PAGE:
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PSuhrcke

PSuhrcke has written 61 posts for cambridgeforum

Rise Again! A Sing-Along Concert

Peter Blood and Annie Patterson’s  popular songbook Rise Up Singing is renowned for getting people to sing: to empower, to build community, and to have fun. To celebrate the release of their  new songbook, Rise Again, Cambridge Forum hosted a sing-along concert featuring Peter and Annie; Charlie King; the Nields; Kallet Epstein & Cicone; and […]

Listener Response

Iyad Burnat said “The zionists control the media” and “Israeli soldiers want children to throw stones so that they get an excuse to shoot them” during his Cambridge Forum talk “Non-violent Resistance in Palestine”. These are racist rants. Burnat knows that, in Israel, every jew is forced to do military service. So he is saying […]

It Has Been A Privilege

After 17 years, I am stepping down as director of Cambridge Forum at the end of the summer. It has been a privilege to serve in that capacity for all this time. I had a strong belief in social justice when I arrived at the Forum, and that principle has only deepened and strengthened thanks […]

Witnessing: A People’s History of Ferguson

Recorded on March 19, 2015 PEN-New England recognizes Ferguson activists and bloggers Johnetta Elzie and DeRay McKesson with its 2015 Howard Zinn Freedom to Write award for their work as activists, organizers, and citizen journalists in the Ferguson protest movement. Their reporting and This Is the Movement newsletter engaged and unified disparate voices in the […]

Pete Seeger Sing Out Tribute

Recorded in January, 2015 We cannot replicate his voice, but we can keep his music and his spirit alive. Cambridge Forum  celebrates Pete Seeger and the power of music with this tribute Sing Out concert. Join host Scott Alarik and an all-star group of artists, including Sol y Canto founders Rosi and Brian Amador, Catie […]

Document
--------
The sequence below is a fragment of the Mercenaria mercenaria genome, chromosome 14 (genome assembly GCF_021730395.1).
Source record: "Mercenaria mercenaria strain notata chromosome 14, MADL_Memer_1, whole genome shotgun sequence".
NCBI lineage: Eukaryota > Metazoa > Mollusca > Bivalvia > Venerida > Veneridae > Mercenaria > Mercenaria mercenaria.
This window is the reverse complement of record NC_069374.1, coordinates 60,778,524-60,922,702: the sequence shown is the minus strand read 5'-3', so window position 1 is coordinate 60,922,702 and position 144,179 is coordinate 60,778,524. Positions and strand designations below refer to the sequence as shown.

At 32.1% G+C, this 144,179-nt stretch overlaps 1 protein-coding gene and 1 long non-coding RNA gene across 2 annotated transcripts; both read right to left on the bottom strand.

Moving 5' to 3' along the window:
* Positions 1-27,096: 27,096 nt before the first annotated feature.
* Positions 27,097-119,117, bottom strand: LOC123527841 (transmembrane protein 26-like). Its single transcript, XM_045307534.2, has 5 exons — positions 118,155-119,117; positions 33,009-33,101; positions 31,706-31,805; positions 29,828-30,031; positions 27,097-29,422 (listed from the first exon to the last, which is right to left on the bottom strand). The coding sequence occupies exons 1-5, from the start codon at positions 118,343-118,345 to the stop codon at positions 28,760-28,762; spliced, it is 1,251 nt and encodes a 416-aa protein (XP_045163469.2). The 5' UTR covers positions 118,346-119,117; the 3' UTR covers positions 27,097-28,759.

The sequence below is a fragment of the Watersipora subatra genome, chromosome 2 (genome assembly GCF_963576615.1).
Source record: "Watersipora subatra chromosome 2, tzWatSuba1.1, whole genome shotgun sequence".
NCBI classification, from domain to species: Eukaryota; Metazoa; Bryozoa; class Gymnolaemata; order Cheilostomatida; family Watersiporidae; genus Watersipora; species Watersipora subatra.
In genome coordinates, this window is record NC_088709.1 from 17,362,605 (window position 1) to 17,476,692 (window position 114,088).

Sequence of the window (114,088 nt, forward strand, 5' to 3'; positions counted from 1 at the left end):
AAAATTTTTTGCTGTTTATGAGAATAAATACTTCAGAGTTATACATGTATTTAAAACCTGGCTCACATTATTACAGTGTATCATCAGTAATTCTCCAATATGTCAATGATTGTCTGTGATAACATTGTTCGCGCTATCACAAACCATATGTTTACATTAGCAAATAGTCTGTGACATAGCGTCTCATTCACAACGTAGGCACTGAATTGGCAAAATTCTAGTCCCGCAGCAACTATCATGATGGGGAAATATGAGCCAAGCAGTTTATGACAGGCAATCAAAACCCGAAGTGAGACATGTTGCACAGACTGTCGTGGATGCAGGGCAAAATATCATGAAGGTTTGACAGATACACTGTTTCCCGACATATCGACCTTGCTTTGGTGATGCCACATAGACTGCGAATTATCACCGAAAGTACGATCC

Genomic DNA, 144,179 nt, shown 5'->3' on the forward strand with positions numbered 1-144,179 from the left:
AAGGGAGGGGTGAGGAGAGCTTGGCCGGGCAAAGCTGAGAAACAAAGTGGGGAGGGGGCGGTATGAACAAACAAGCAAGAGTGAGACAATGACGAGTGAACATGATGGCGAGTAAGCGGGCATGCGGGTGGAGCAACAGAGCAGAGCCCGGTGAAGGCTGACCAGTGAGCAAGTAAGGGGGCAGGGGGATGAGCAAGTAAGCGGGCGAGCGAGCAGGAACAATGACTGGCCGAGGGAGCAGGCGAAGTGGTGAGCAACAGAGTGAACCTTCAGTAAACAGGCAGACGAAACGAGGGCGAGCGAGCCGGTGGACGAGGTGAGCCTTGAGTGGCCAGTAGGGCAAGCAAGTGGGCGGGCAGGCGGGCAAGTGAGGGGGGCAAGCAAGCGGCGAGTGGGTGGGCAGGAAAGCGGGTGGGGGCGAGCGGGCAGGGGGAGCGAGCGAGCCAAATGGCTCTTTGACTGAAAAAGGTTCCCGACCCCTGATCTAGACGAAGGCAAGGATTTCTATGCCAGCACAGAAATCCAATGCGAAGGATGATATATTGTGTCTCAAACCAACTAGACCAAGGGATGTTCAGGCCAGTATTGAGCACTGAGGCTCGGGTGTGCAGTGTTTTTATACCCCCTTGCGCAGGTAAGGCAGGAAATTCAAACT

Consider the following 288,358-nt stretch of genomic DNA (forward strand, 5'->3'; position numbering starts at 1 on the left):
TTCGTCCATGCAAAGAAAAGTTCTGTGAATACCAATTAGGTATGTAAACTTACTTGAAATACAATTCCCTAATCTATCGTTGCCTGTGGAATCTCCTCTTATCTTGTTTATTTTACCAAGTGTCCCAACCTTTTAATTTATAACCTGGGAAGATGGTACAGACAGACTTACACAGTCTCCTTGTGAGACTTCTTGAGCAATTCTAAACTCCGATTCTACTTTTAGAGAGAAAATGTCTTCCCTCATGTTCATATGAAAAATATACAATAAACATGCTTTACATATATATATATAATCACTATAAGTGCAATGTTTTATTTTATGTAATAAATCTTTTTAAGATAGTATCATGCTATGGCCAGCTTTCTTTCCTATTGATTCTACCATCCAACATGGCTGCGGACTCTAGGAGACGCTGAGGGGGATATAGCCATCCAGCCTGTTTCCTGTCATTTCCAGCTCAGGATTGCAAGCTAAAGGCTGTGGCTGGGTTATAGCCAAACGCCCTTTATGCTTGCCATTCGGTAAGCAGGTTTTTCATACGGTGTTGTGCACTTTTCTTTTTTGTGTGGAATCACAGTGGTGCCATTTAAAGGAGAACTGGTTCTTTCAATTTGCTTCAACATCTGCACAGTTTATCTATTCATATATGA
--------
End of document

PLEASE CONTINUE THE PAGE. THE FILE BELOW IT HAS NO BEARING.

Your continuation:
The Health of Democracy: The Role of the Media

Recorded on January 28, 2015 A free press and public access to information and a broad range of ideas and opinions were considered so essential for a healthy democratic republic that the Founders included protection for freedom of the press in the First Amendment to the Constitution.  Alex Jones, director of Harvard’s Shorenstein Center on […]

The Health of Democracy: Social Immobility and Civic Participation

Recorded on February 11, 2015 Do we still believe that any child in America could grow up to be President of the United States?  American’s have long resisted the notion that class plays a role in our society, but current research undercuts that idea.  Economist Randy Albelda examines the rise in U.S. social immobility and […]

Duel Over Dinner: Washington and Hancock on State Sovereignty

 Recorded on January 21, 2015 Historian Timothy Breen explores one of the first disagreements over the power relationship between federal and state governments.   In 1789 George Washington returned to Massachusetts for the first time since 1776, as part of his tour of all the states that had adopted the Constitution and elected him President of […]

The Health of Democracy: Privatizing Education

Recorded on March 8, 2015 The Massachusetts School Law of 1642 laid out the rationale for public education: “Forasmuch as the good education of children is of singular behoof and benefit to any Common-wealth.”  How do contemporary efforts to privatize public education square with the civic role that education has played in American democracy? Internationally […]

The Health of Democracy: Economic Inequality

Recorded on March 25, 2015 Taxes!  Nobody likes taxes, but they have, famously, been called the price we pay for civilization.  Since the earliest days of the Republic, taxes have played a controversial part in our democracy and the ideal of equality that underlies it.  Historian Colin Gordon explores the growth of economic inequality in […]

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